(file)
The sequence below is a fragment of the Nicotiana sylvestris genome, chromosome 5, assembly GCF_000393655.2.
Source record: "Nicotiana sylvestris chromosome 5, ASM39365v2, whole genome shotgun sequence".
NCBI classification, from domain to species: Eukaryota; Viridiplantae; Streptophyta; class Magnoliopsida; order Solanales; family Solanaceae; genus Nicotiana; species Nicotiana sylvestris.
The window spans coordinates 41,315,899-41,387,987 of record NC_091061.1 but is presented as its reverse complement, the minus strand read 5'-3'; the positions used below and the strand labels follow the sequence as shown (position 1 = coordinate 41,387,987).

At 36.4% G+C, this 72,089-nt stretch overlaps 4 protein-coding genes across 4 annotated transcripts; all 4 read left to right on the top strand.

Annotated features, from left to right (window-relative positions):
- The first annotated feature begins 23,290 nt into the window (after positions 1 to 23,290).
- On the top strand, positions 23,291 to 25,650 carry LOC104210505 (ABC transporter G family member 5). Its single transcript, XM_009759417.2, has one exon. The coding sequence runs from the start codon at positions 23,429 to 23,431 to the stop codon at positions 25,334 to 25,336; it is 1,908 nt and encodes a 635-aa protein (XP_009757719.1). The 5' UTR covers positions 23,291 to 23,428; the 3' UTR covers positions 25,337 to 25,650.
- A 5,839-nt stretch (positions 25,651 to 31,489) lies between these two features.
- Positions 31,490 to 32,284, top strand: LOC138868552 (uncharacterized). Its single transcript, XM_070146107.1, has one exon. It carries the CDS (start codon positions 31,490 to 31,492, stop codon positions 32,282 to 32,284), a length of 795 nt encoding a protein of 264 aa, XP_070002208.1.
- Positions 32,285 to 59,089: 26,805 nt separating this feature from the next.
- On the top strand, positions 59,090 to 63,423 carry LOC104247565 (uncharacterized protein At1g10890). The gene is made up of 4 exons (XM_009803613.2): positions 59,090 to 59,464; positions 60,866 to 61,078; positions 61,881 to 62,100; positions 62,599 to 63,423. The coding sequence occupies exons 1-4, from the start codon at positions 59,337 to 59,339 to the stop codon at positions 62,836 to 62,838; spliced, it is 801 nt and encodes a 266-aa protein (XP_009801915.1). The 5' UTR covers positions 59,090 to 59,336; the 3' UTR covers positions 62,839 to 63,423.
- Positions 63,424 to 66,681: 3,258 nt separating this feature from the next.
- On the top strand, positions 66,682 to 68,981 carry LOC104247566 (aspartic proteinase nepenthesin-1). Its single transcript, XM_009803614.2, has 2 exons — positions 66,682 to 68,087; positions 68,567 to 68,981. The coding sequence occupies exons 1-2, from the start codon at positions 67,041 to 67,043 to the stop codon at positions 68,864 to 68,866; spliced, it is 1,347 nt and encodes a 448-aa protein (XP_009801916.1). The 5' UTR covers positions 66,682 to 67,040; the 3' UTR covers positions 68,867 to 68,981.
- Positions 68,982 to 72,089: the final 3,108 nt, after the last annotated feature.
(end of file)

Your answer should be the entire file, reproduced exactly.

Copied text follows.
The sequence below is a fragment of the Nicotiana sylvestris genome, chromosome 5, assembly GCF_000393655.2.
Source record: "Nicotiana sylvestris chromosome 5, ASM39365v2, whole genome shotgun sequence".
NCBI classification, from domain to species: Eukaryota; Viridiplantae; Streptophyta; class Magnoliopsida; order Solanales; family Solanaceae; genus Nicotiana; species Nicotiana sylvestris.
The window spans coordinates 41,315,899-41,387,987 of record NC_091061.1 but is presented as its reverse complement, the minus strand read 5'-3'; the positions used below and the strand labels follow the sequence as shown (position 1 = coordinate 41,387,987).

At 36.4% G+C, this 72,089-nt stretch overlaps 4 protein-coding genes across 4 annotated transcripts; all 4 read left to right on the top strand.

Annotated features, from left to right (window-relative positions):
- The first annotated feature begins 23,290 nt into the window (after positions 1 to 23,290).
- On the top strand, positions 23,291 to 25,650 carry LOC104210505 (ABC transporter G family member 5). Its single transcript, XM_009759417.2, has one exon. The coding sequence runs from the start codon at positions 23,429 to 23,431 to the stop codon at positions 25,334 to 25,336; it is 1,908 nt and encodes a 635-aa protein (XP_009757719.1). The 5' UTR covers positions 23,291 to 23,428; the 3' UTR covers positions 25,337 to 25,650.
- A 5,839-nt stretch (positions 25,651 to 31,489) lies between these two features.
- Positions 31,490 to 32,284, top strand: LOC138868552 (uncharacterized). Its single transcript, XM_070146107.1, has one exon. It carries the CDS (start codon positions 31,490 to 31,492, stop codon positions 32,282 to 32,284), a length of 795 nt encoding a protein of 264 aa, XP_070002208.1.
- Positions 32,285 to 59,089: 26,805 nt separating this feature from the next.
- On the top strand, positions 59,090 to 63,423 carry LOC104247565 (uncharacterized protein At1g10890). The gene is made up of 4 exons (XM_009803613.2): positions 59,090 to 59,464; positions 60,866 to 61,078; positions 61,881 to 62,100; positions 62,599 to 63,423. The coding sequence occupies exons 1-4, from the start codon at positions 59,337 to 59,339 to the stop codon at positions 62,836 to 62,838; spliced, it is 801 nt and encodes a 266-aa protein (XP_009801915.1). The 5' UTR covers positions 59,090 to 59,336; the 3' UTR covers positions 62,839 to 63,423.
- Positions 63,424 to 66,681: 3,258 nt separating this feature from the next.
- On the top strand, positions 66,682 to 68,981 carry LOC104247566 (aspartic proteinase nepenthesin-1). Its single transcript, XM_009803614.2, has 2 exons — positions 66,682 to 68,087; positions 68,567 to 68,981. The coding sequence occupies exons 1-2, from the start codon at positions 67,041 to 67,043 to the stop codon at positions 68,864 to 68,866; spliced, it is 1,347 nt and encodes a 448-aa protein (XP_009801916.1). The 5' UTR covers positions 66,682 to 67,040; the 3' UTR covers positions 68,867 to 68,981.
- Positions 68,982 to 72,089: the final 3,108 nt, after the last annotated feature.